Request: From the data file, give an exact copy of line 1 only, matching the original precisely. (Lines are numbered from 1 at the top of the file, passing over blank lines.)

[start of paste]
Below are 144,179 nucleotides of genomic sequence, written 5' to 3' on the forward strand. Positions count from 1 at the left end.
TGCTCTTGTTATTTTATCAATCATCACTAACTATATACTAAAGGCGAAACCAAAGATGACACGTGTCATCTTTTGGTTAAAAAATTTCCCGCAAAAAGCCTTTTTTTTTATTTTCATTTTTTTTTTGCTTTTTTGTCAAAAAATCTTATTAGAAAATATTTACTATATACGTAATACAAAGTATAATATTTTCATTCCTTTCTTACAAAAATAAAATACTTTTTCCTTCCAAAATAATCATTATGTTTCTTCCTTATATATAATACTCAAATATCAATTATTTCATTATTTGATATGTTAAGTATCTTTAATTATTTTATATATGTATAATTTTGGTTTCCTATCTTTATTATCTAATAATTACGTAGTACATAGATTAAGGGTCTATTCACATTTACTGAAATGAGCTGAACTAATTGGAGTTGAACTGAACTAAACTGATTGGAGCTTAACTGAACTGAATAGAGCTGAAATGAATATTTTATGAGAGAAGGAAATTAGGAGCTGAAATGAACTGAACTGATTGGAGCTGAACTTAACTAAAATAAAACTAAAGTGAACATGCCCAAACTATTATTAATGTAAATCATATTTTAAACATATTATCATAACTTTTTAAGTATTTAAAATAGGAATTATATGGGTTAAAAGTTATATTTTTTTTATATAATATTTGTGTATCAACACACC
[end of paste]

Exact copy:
Below are 144,179 nucleotides of genomic sequence, written 5' to 3' on the forward strand. Positions count from 1 at the left end.